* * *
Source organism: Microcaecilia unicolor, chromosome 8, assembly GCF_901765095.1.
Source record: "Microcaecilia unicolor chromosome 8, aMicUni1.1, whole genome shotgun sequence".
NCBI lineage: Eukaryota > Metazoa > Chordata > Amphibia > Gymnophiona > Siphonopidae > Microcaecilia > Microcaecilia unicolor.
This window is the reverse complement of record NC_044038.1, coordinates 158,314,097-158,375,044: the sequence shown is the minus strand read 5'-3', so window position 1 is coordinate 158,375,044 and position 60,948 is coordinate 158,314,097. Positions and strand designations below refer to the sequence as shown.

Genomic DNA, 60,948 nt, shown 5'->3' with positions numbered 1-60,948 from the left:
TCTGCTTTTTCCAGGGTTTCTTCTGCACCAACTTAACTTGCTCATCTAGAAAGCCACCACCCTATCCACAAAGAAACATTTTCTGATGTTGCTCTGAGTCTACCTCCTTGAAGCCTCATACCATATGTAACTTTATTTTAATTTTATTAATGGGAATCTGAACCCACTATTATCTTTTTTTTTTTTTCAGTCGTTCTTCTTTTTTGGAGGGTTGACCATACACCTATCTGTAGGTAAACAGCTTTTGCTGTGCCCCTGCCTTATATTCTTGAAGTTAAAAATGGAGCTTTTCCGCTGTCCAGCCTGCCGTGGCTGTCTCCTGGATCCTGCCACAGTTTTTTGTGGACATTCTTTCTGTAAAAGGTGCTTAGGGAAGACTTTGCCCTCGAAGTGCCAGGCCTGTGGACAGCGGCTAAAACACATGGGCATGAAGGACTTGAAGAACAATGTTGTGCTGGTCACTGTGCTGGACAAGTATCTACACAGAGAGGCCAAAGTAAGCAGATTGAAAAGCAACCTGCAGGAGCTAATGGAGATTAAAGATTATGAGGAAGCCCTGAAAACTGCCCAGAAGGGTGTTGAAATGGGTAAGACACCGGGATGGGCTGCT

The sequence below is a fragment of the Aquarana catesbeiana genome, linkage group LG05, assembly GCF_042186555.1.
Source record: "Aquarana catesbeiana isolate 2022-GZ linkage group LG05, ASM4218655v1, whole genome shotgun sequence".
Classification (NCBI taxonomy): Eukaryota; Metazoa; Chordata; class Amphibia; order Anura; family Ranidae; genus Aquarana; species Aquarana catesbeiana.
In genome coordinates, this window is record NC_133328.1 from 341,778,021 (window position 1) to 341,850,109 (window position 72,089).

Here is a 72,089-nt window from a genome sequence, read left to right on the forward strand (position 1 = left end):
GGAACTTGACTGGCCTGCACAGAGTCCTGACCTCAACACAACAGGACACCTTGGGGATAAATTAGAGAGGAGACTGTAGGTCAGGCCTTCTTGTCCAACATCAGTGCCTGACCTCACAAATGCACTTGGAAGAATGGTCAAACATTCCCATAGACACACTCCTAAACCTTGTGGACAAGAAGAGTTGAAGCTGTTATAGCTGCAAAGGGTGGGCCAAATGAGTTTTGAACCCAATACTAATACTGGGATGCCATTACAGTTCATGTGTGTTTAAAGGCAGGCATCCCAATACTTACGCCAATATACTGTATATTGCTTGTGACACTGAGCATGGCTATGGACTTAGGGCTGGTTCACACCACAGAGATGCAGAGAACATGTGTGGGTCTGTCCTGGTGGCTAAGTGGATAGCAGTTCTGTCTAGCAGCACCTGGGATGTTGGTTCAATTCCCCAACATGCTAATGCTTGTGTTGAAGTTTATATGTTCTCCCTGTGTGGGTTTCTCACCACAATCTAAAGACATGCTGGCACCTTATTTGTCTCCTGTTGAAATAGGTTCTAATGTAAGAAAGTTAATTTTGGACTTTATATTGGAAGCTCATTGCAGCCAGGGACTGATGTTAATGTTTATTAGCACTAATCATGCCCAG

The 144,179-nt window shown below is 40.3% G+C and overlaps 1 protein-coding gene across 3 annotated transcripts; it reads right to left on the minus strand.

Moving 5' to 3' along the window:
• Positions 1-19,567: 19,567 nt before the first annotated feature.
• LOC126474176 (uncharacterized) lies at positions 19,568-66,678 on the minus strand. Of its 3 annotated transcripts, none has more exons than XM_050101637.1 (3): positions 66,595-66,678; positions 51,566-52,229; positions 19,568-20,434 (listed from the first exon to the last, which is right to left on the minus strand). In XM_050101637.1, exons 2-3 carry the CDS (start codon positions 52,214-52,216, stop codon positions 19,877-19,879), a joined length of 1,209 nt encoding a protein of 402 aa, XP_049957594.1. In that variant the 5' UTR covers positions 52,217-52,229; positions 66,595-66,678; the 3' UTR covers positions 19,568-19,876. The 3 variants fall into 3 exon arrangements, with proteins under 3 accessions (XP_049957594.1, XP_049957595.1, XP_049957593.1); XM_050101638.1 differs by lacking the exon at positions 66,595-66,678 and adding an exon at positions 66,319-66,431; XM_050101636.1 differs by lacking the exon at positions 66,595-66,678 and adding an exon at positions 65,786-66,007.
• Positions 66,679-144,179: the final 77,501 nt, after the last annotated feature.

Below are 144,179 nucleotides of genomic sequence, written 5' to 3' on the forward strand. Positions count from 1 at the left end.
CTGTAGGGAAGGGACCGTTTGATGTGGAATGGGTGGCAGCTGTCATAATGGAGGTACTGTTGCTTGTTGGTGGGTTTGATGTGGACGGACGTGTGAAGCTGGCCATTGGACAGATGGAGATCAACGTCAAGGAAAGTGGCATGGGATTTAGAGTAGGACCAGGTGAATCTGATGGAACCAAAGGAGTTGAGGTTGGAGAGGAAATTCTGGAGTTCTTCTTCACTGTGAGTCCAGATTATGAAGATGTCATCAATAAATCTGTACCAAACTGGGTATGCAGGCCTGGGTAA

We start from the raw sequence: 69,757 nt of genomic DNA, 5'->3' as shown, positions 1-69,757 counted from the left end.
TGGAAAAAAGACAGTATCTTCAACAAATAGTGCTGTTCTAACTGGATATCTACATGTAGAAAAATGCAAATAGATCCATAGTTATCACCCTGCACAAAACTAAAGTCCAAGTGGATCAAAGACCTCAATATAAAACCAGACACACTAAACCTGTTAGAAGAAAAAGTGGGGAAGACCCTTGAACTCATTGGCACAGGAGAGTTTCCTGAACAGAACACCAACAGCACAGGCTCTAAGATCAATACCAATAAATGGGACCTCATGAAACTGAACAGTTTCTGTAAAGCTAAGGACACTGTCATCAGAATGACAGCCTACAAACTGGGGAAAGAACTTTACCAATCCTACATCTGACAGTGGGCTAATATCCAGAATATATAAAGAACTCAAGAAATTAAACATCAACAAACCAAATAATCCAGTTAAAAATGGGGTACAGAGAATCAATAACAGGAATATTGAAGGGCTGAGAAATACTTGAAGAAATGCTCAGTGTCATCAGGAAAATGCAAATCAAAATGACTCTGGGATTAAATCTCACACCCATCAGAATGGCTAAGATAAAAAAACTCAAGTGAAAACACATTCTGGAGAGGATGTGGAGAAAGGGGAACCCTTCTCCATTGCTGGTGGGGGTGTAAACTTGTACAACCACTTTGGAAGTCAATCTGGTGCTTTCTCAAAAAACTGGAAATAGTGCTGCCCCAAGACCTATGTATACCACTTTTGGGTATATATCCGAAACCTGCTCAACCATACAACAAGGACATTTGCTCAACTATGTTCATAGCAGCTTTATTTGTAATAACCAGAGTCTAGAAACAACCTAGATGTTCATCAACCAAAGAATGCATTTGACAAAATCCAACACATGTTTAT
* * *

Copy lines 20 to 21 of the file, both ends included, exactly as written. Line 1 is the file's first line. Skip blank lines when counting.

We start from the raw sequence: 69,757 nt of genomic DNA, 5'->3' as shown, positions 1-69,757 counted from the left end.
TGGAAAAAAGACAGTATCTTCAACAAATAGTGCTGTTCTAACTGGATATCTACATGTAGAAAAATGCAAATAGATCCATAGTTATCACCCTGCACAAAACTAAAGTCCAAGTGGATCAAAGACCTCAATATAAAACCAGACACACTAAACCTGTTAGAAGAAAAAGTGGGGAAGACCCTTGAACTCATTGGCACAGGAGAGTTTCCTGAACAGAACACCAACAGCACAGGCTCTAAGATCAATACCAATAAATGGGACCTCATGAAACTGAACAGTTTCTGTAAAGCTAAGGACACTGTCATCAGAATGACAGCCTACAAACTGGGGAAAGAACTTTACCAATCCTACATCTGACAGTGGGCTAATATCCAGAATATATAAAGAACTCAAGAAATTAAACATCAACAAACCAAATAATCCAGTTAAAAATGGGGTACAGAGAATCAATAACAGGAATATTGAAGGGCTGAGAAATACTTGAAGAAATGCTCAGTGTCATCAGGAAAATGCAAATCAAAATGACTCTGGGATTAAATCTCACACCCATCAGAATGGCTAAGATAAAAAAACTCAAGTGAAAACACATTCTGGAGAGGATGTGGAGAAAGGGGAACCCTTCTCCATTGCTGGTGGGGGTGTAAACTTGTACAACCACTTTGGAAGTCAATCTGGTGCTTTCTCAAAAAACTGGAAATAGTGCTGCCCCAAGACCTATGTATACCACTTTTGGGTATATATCCGAAACCTGCTCAACCATACAACAAGGACATTTGCTCAACTATGTTCATAGCAGCTTTATTTGTAATAACCAGAGTCTAGAAACAACCTAGATGTTCATCAACCAAAGAATGCATTTGACAAAATCCAACACATGTTTAT